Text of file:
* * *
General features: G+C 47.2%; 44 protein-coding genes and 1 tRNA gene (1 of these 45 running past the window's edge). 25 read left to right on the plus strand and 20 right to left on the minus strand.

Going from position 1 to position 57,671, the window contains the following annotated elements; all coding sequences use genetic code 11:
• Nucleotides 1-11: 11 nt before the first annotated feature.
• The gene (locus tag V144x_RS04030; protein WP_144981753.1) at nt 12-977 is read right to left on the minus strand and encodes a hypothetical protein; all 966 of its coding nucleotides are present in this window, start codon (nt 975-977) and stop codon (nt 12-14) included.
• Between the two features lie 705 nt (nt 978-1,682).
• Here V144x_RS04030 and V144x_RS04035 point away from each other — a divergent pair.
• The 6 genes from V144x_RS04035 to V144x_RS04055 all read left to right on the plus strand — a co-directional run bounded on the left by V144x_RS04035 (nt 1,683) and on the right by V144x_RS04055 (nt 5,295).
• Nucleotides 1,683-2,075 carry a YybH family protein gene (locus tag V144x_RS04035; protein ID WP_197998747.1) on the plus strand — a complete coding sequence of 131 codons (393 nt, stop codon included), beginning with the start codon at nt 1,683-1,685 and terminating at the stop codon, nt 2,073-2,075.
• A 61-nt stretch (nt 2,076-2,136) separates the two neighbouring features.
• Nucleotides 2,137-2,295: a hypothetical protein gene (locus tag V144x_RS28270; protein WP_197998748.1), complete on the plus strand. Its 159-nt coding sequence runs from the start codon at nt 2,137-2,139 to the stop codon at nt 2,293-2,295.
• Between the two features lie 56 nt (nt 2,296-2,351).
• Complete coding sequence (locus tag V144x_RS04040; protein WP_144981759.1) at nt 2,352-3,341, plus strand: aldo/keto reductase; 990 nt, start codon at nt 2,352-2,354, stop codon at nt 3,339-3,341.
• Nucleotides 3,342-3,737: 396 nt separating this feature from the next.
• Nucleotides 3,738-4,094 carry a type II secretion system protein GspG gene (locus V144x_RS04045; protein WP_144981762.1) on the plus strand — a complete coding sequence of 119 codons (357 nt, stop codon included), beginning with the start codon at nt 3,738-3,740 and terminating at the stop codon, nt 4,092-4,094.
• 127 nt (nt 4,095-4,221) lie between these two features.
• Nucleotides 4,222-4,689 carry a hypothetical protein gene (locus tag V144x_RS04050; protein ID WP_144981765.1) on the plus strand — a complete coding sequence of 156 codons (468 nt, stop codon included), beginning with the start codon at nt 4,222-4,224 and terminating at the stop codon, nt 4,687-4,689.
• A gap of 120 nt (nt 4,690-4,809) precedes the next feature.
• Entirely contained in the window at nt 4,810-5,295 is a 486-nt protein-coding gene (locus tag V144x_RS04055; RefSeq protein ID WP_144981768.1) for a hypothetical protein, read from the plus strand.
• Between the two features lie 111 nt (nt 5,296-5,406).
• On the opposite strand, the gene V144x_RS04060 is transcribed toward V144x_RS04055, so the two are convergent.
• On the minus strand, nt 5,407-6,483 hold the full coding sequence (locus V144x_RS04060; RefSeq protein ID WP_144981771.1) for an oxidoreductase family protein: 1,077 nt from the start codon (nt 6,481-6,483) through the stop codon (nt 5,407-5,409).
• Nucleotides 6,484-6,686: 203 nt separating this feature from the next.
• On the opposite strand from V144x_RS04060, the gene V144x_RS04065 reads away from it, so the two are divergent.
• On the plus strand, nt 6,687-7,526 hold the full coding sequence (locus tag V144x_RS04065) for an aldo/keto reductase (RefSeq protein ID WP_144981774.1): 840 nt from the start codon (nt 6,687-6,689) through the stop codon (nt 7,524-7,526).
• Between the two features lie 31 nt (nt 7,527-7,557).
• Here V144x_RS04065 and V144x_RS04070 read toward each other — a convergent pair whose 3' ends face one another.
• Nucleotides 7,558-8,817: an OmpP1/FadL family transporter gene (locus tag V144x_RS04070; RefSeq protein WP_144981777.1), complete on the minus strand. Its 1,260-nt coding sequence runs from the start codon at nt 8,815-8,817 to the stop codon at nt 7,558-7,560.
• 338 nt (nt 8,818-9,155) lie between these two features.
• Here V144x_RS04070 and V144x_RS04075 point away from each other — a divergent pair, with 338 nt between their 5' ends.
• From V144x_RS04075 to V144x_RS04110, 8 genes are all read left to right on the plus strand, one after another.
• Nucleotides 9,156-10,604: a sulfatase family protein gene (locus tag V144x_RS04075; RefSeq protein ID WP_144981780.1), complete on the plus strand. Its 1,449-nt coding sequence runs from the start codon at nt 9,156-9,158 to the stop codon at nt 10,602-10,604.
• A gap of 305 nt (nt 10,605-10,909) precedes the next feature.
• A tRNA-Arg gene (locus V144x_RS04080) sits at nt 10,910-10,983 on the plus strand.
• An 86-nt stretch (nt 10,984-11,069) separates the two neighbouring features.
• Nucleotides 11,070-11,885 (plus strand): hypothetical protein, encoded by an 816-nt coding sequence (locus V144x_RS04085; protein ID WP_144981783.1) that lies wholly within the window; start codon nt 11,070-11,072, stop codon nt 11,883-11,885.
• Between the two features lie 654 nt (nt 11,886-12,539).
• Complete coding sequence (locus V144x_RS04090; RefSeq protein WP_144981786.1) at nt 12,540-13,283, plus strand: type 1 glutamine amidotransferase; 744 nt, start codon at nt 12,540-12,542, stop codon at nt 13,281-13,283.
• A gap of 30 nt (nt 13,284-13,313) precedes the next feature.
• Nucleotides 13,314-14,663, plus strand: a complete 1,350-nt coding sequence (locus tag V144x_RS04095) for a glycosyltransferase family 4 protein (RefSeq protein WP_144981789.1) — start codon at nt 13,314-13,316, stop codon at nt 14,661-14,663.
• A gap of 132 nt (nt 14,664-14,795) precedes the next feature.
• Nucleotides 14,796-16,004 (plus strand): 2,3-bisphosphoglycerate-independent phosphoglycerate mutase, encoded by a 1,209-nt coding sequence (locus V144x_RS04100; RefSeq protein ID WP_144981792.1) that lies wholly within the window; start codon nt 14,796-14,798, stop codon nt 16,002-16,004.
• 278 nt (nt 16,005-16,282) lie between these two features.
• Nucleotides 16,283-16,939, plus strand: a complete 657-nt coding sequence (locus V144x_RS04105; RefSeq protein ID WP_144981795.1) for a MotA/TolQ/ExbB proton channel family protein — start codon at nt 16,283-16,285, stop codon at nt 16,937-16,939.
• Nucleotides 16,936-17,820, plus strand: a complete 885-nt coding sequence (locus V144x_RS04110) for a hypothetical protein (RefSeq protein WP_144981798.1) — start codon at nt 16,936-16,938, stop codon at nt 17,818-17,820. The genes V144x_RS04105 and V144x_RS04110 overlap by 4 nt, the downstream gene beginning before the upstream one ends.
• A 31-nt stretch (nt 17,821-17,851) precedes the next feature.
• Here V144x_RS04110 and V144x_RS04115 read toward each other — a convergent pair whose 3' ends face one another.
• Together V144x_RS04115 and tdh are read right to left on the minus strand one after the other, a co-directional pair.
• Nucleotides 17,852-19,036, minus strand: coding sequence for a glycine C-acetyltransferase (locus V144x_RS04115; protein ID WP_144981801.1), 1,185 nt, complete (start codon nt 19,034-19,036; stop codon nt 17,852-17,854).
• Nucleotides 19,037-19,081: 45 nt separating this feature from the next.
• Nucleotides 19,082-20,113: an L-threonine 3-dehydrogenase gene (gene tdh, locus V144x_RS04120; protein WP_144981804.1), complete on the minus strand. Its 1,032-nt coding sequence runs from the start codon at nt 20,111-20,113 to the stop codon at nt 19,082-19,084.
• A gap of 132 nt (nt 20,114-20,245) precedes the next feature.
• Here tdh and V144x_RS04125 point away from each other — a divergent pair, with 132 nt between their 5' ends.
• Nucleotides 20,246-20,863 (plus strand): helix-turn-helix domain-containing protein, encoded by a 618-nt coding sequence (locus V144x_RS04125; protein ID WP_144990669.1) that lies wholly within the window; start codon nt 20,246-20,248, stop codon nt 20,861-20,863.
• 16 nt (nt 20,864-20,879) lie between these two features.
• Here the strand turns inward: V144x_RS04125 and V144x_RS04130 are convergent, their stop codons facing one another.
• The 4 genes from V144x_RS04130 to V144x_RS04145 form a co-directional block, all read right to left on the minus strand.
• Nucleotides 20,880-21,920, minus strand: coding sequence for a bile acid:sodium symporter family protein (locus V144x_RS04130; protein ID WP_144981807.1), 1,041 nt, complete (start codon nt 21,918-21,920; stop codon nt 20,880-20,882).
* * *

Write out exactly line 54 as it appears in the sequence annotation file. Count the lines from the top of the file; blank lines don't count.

• 16 nt (nt 20,864-20,879) lie between these two features.